Until the middle of XIX century in Russia selling of Siberian larch and use for civil purposes was prohibited by law. The pretext being that it is necessary for military buildings’ construction, shipbuilding, railway construction and building of infrastructure. Exceptions, that were granted with larch material was the Winter Palace in Saint Petersburg, a few churches and the Kremlin. Export was practically banned or very limited, so the Siberian larch wood was relatively unfamiliar to the outside world.

Historically, larch was used in structures and items, intended for long-term exploitation at significant loads. For many centuries larch was used for construction of bridges and port berths, telegraph poles, mine props, wooden structures in shipbuilding were made from it.

As a classic example construction of the city of Venice in the V-IX century should be mentioned, which was based on larch piles. Ten to fourteen centuries later (1827 year) part of the piles were surveyed – larch wood looked fossilized and with difficulties obeyed mechanical tooling.

Siberian larch, as particularly resistant material, has high potential in window and door frame, as well as stairs and furniture production. Because of high resistance to abrasion, this timber is widely used for the floor boards, but because of the persistence of external conditions, for garden furniture, cladding and patio plank production.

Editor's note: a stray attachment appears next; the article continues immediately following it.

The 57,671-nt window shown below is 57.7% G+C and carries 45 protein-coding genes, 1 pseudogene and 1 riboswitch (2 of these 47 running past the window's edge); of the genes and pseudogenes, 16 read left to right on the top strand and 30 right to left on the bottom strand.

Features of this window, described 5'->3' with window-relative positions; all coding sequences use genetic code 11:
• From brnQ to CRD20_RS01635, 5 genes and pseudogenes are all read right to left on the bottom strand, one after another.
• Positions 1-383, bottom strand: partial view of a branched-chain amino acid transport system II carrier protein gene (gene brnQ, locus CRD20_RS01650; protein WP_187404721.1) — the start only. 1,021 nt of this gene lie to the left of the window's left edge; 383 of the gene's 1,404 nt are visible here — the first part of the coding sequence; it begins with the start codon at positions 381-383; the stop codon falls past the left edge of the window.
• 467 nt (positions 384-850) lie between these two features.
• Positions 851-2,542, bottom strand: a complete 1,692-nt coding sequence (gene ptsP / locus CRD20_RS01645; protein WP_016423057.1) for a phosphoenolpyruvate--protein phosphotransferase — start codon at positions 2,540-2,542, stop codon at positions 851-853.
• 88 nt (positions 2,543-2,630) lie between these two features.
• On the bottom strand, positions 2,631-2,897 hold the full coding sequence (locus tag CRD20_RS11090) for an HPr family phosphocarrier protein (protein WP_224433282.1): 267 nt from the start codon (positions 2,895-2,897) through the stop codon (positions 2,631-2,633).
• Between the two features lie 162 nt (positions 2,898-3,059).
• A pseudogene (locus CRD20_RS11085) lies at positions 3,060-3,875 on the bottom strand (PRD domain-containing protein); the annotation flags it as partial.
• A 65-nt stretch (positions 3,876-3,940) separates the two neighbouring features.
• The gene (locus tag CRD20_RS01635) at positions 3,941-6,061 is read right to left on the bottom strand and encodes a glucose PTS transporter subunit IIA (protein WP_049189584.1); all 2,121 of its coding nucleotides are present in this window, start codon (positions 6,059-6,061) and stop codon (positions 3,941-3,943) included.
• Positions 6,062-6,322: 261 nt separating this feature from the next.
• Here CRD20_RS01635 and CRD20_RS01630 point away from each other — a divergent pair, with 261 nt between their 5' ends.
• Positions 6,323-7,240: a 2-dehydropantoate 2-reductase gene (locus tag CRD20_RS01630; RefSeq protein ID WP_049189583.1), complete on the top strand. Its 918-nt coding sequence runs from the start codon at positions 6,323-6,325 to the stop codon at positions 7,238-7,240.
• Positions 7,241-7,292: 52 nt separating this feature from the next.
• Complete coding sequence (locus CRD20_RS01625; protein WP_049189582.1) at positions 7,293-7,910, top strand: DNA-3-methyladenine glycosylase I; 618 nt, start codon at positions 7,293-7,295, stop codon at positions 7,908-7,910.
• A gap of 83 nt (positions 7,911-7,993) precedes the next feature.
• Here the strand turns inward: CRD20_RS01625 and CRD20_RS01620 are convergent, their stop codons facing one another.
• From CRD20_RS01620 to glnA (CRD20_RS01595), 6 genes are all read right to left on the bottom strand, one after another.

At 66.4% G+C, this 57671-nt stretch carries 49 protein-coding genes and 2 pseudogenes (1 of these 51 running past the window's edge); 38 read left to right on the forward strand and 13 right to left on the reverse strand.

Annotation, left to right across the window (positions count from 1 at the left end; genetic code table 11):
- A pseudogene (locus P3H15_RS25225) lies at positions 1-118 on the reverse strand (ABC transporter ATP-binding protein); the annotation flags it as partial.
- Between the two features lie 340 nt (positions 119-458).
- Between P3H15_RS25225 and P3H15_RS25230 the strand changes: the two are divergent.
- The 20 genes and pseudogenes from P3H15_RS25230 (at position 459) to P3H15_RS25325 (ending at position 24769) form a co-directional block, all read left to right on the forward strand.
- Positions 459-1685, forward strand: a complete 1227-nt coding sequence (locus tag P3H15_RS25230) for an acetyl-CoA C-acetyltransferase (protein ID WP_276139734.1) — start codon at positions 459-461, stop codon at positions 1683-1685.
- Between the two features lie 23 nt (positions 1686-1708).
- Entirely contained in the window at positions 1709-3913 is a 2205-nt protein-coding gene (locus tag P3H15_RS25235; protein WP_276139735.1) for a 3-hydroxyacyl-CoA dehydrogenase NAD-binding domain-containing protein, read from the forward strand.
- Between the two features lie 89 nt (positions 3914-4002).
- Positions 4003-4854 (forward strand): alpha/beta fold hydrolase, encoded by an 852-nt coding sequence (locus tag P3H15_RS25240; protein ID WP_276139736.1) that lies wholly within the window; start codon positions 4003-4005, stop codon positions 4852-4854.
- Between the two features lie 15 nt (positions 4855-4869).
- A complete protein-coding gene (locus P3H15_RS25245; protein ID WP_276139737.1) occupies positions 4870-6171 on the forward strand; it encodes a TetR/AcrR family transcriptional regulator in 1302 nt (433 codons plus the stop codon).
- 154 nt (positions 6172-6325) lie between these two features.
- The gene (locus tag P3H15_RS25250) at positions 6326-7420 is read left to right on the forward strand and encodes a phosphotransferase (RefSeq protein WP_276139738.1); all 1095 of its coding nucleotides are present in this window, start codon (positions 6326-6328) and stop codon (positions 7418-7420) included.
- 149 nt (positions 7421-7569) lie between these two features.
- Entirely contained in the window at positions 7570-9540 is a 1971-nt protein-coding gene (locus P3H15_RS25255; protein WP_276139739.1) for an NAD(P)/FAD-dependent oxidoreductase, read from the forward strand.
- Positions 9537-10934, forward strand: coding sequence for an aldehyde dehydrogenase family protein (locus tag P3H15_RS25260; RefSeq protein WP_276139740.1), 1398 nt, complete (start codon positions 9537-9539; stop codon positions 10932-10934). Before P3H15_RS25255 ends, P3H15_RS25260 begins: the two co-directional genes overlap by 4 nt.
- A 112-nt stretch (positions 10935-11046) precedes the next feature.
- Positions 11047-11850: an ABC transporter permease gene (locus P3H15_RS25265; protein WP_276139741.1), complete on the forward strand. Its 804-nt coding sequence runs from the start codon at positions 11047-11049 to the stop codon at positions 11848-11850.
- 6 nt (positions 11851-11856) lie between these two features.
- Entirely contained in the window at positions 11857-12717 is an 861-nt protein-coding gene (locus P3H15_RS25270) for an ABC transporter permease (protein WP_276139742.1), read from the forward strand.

Information on the use of larch in construction and farm can be found here.

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In te range of colors larch can be attributed to at least 12-tone hues, and in this respect it is superior to the precious wood such as oak, beech, ash and maple. Colouring range is from almost white with a slight touch of yellow up to dark reddish – brown shades. But the basic tone is amber. The surface has a silky luster.

Such tonal difference is explained by a particular tree growing location, soil chemical elements’ composition and geology.

As an example, it is believed that red tint larch grows with iron rich soil, and serves as an indication of the geological clue for potential existence of minerals in the soil. It should be noted also that the red tint larch wood is also heavier than the lightest shades of larch woods.

Undoubtedly, Siberian larch has a beautiful texture and coloration of the wood does not require additional finishing or treatment. Untreated larch wood used in outdoor works with time (sun, rain, snow and wind) remains silvery gray shaded that gives the building a romantic and antique appearance.

The complex processing cycle is considered to be the largest imperfection of this wood. Siberian larch drying, processing and treatment requires knowledge and experience. Because the timber is very capricious, resinous and dense. Consequently, it is different in all woodworking cycles compared to other conifers, as an example – drying and spraying, – necessary power and sharpness of equipment differs (saws, planes, etc.), and sharpening angles of saws and planers knives is different, and end processing – assembly, painting, lubrication and so on.

By contrast, the biggest benefit is that larch material is the optimal option from a cost point of view compared to other precious wood and hardwood, taking into account sustainability, quality, ecology and visual appearance.